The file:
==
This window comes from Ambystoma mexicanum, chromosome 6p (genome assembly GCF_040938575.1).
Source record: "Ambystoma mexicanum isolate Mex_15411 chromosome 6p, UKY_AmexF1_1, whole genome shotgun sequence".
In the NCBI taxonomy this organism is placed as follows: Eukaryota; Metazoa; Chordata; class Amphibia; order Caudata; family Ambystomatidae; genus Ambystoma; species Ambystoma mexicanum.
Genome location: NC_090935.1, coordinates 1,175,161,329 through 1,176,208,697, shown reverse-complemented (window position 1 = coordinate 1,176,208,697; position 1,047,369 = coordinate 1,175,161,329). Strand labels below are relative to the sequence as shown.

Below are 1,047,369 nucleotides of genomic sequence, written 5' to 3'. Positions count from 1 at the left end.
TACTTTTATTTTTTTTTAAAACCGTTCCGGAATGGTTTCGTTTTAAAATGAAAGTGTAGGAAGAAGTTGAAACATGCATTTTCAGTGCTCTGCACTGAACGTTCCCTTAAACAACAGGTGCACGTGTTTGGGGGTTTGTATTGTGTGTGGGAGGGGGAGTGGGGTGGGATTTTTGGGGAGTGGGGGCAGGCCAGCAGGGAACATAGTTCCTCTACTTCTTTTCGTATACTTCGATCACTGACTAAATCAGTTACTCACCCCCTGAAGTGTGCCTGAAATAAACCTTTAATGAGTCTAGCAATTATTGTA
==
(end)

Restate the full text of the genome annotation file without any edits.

This window comes from Ambystoma mexicanum, chromosome 6p (genome assembly GCF_040938575.1).
Source record: "Ambystoma mexicanum isolate Mex_15411 chromosome 6p, UKY_AmexF1_1, whole genome shotgun sequence".
In the NCBI taxonomy this organism is placed as follows: Eukaryota; Metazoa; Chordata; class Amphibia; order Caudata; family Ambystomatidae; genus Ambystoma; species Ambystoma mexicanum.
Genome location: NC_090935.1, coordinates 1,175,161,329 through 1,176,208,697, shown reverse-complemented (window position 1 = coordinate 1,176,208,697; position 1,047,369 = coordinate 1,175,161,329). Strand labels below are relative to the sequence as shown.

Below are 1,047,369 nucleotides of genomic sequence, written 5' to 3'. Positions count from 1 at the left end.
TACTTTTATTTTTTTTTAAAACCGTTCCGGAATGGTTTCGTTTTAAAATGAAAGTGTAGGAAGAAGTTGAAACATGCATTTTCAGTGCTCTGCACTGAACGTTCCCTTAAACAACAGGTGCACGTGTTTGGGGGTTTGTATTGTGTGTGGGAGGGGGAGTGGGGTGGGATTTTTGGGGAGTGGGGGCAGGCCAGCAGGGAACATAGTTCCTCTACTTCTTTTCGTATACTTCGATCACTGACTAAATCAGTTACTCACCCCCTGAAGTGTGCCTGAAATAAACCTTTAATGAGTCTAGCAATTATTGTA